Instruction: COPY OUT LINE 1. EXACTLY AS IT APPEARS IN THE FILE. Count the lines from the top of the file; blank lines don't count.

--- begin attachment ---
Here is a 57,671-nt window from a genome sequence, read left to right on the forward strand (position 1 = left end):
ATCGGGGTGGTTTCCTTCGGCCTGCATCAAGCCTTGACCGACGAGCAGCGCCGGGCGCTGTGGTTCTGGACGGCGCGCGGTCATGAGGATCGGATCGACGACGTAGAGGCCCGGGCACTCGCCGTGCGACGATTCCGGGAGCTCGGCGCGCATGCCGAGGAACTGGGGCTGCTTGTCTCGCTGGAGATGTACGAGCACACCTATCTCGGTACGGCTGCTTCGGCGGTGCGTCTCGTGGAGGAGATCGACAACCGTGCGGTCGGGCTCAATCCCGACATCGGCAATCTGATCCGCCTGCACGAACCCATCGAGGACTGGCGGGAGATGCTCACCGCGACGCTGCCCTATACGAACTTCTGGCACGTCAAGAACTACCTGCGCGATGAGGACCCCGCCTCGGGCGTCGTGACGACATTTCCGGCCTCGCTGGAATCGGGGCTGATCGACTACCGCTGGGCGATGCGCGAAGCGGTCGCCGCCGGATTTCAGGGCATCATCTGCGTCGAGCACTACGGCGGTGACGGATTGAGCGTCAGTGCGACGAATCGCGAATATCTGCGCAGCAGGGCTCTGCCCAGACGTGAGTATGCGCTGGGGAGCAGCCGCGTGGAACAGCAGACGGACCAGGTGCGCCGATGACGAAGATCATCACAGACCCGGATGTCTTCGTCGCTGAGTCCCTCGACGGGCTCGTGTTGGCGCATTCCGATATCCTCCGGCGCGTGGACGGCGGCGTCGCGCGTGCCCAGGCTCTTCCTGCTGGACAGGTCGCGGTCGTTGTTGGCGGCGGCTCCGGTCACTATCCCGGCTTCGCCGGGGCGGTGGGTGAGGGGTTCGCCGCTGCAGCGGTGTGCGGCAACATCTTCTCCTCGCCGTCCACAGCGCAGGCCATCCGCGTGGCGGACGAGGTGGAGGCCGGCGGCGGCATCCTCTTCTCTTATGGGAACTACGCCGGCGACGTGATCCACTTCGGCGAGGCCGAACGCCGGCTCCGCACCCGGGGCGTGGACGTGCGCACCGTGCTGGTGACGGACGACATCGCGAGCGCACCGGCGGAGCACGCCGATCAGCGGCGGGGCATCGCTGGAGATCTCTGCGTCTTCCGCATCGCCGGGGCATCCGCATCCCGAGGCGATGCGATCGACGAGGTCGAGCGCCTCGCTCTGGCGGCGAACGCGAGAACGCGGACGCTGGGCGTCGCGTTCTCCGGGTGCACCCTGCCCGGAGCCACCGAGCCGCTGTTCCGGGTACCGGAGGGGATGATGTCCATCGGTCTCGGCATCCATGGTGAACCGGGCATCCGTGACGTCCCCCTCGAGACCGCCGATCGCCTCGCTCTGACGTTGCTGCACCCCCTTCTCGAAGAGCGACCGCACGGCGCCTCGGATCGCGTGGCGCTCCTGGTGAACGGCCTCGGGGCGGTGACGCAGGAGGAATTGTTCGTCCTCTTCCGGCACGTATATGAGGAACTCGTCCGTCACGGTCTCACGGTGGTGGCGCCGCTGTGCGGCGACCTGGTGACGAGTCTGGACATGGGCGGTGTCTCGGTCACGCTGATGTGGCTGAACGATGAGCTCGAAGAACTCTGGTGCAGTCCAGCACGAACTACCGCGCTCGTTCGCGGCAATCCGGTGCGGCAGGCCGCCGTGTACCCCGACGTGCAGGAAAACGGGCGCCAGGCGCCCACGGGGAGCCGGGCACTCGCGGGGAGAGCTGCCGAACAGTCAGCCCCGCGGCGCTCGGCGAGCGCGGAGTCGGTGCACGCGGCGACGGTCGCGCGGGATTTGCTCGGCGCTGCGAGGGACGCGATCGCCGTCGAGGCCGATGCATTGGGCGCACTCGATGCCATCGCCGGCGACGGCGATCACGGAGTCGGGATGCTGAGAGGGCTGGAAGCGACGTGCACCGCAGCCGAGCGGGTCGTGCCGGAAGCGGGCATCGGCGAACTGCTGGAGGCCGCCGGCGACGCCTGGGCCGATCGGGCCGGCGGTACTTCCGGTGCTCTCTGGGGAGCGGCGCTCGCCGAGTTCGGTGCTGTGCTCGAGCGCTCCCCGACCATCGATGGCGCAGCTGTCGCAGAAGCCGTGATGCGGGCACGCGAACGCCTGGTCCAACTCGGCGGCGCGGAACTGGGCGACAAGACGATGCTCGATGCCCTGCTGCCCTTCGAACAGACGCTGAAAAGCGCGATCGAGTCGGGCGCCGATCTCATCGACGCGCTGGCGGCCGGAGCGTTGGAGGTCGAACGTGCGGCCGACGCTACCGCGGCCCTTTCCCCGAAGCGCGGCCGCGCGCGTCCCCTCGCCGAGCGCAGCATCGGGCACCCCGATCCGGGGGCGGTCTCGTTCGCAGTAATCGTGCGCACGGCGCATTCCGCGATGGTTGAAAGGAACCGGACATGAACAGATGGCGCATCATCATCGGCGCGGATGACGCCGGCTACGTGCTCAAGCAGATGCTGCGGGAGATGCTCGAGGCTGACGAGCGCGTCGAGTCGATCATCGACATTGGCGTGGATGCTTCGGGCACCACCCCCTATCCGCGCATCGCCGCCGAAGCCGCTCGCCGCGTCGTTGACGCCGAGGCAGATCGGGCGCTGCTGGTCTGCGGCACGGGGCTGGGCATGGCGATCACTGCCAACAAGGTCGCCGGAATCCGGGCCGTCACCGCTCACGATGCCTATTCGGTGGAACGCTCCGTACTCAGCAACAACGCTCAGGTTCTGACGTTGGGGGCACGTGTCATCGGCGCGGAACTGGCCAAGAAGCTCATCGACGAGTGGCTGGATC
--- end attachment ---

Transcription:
Here is a 57,671-nt window from a genome sequence, read left to right on the forward strand (position 1 = left end):